"The Roles of Perspective Taking, Empathic Concern, and Prosocial Moral Reasoning in the Self-Reported Prosocial Behaviors of Filipino and Turkish Young Adults"
Gülseven's research focuses on parental, cultural, and contextual correlates of prosocial behaviors and moral development in children and adolescents. She is collaborating with Professor Sandra Simpkins, Chancellor's Professor Emerita Deborah Vandell, Distinguished Professor Jacquelynne Eccles, and Associate Professor Nicole Zarrett (University of South Carolina) in the Templeton Character Development Project to explore the development of five character virtues including prosocial behavior, cooperative behavior, self-control, emotion regulation, and hard work from childhood through adolescence. Gülseven received her B.S. in Psychology from Abant İzzet Baysal University, in Turkey and her M.S. and Ph.D. in Human Development and Family Science from the University of Missouri.
Carlo’s primary research interest focuses on understanding positive social development and health in culturally diverse children and adolescents. Many of his projects focus on U.S. ethnic/racial groups, including Latino/a youth and families. He has published more than 200 books, chapters, and research papers. He currently serves as a member of the Society for Research in Child Development Governing Council, as associate editor of the International Journal of Behavioral Development, and as co-editor of the upcoming APA Handbook of Adolescent Development.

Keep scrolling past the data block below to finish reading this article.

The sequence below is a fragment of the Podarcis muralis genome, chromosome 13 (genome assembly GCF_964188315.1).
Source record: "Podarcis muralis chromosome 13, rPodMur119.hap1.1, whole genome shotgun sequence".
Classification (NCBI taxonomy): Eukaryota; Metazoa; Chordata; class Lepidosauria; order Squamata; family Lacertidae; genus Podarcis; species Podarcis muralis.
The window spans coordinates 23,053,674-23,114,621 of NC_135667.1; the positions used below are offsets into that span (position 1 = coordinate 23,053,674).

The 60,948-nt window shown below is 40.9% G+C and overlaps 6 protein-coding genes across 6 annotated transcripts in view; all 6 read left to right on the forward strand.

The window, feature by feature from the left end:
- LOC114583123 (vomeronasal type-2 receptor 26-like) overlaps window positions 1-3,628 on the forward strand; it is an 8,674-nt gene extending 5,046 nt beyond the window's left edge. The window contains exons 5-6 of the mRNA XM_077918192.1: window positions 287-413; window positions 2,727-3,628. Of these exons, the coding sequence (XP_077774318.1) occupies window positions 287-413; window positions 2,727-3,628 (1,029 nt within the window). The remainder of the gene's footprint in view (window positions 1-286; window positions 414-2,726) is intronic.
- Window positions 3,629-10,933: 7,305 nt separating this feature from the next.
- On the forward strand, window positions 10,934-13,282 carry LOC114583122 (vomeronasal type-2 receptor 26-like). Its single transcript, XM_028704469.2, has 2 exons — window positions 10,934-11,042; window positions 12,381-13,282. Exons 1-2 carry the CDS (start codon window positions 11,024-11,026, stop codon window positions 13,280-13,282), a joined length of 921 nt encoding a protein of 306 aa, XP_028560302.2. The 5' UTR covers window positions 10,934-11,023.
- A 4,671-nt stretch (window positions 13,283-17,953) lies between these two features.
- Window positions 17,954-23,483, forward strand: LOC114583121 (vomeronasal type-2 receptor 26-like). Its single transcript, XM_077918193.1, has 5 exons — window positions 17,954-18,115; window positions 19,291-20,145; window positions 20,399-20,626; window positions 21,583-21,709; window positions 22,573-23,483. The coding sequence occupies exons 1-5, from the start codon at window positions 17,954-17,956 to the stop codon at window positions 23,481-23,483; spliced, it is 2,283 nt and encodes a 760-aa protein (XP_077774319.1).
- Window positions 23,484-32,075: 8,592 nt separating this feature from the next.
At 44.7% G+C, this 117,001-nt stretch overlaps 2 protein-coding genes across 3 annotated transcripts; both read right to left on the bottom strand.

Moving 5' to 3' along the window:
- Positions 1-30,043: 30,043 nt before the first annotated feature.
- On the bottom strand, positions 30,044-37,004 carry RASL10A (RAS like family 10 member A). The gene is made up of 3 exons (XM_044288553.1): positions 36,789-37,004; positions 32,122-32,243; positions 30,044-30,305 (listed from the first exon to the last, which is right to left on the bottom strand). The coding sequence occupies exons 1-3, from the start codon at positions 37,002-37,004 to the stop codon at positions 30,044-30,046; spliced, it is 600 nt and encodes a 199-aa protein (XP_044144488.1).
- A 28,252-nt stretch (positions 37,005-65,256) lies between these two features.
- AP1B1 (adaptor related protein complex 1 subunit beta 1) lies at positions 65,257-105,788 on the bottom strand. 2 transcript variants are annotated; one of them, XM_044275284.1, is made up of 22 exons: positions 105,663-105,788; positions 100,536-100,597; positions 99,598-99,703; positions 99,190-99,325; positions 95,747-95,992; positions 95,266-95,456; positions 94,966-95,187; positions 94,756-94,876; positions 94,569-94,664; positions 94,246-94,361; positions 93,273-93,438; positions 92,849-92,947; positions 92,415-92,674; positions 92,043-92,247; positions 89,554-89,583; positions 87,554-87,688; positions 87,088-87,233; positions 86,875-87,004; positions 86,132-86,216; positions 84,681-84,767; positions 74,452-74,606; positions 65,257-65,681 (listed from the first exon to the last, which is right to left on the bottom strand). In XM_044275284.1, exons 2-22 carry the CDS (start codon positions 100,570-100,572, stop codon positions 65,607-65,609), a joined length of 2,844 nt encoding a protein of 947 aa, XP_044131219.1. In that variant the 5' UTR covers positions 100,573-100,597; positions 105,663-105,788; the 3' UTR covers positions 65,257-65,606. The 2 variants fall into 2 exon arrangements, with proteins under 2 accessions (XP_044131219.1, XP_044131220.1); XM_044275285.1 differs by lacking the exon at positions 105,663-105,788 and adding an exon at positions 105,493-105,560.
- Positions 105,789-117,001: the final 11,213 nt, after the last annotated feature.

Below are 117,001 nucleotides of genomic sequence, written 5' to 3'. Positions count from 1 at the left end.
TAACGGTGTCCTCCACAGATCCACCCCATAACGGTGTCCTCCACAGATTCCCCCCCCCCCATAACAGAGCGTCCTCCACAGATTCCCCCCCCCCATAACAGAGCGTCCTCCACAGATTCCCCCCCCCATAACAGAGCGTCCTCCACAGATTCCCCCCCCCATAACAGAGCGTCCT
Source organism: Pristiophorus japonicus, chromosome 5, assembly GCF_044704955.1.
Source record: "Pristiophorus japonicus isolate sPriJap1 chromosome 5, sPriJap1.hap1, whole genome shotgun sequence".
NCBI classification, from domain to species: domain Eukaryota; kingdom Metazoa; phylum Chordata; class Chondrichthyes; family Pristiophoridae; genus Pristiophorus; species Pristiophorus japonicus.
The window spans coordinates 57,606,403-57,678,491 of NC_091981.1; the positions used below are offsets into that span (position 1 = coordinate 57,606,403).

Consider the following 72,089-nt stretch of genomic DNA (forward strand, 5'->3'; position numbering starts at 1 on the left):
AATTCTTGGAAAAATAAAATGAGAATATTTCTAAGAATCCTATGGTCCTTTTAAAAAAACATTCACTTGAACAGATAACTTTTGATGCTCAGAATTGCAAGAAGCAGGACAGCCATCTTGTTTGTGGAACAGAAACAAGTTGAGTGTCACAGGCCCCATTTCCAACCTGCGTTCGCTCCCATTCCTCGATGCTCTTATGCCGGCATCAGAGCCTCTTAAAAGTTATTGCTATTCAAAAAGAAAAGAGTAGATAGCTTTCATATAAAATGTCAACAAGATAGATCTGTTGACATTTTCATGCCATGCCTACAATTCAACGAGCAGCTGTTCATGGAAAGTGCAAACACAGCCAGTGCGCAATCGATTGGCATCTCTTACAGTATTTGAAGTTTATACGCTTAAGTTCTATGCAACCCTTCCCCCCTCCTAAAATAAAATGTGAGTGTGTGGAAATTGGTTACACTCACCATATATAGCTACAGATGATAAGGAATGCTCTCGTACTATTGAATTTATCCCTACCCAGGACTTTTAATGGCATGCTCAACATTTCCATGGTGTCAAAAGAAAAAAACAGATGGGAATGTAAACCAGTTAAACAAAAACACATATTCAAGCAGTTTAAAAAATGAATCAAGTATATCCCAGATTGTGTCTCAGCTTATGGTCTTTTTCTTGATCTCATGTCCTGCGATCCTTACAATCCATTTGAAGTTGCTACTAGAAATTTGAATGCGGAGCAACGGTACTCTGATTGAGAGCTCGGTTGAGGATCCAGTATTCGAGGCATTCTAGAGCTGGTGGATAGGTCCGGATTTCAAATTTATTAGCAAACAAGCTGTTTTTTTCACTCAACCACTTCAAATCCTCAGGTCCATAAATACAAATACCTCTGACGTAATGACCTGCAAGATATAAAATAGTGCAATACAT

Traditional social cognitive model of prosocial development suggests important links between both sociocognitive and socioemotive traits and prosocial behaviors. The present study examined the relations among perspective taking, empathic concern, prosocial moral reasoning, and public, emotional, compliant, and anonymous prosocial behaviors in Filipino and Turkish young adults to test the generalizability of this traditional model. Participants were 257 college students recruited from state universities in Ankara, Turkey (57 women, 83 men; Mage = 19.26 years, SD = 0.63) and Manila, the Philippines (75 women, 42 men; Mage = 18.41 years, SD = 1.44). Results showed that the relations among perspective taking, empathic concern, prosocial moral reasoning, and four types of self-reported prosocial behaviors were robust across two countries and gender. Perspective taking was positively related to empathic concern, which, in turn, was positively related to emotional and compliant prosocial behaviors. Perspective taking was also positively related to prosocial moral reasoning, which, in turn, was positively related to anonymous and negatively related to public prosocial behaviors. Overall, the findings provide support for the generalizability of traditional model of prosocial development and extend our understanding of prosocial behaviors to two non-Western, collectivist-oriented societies.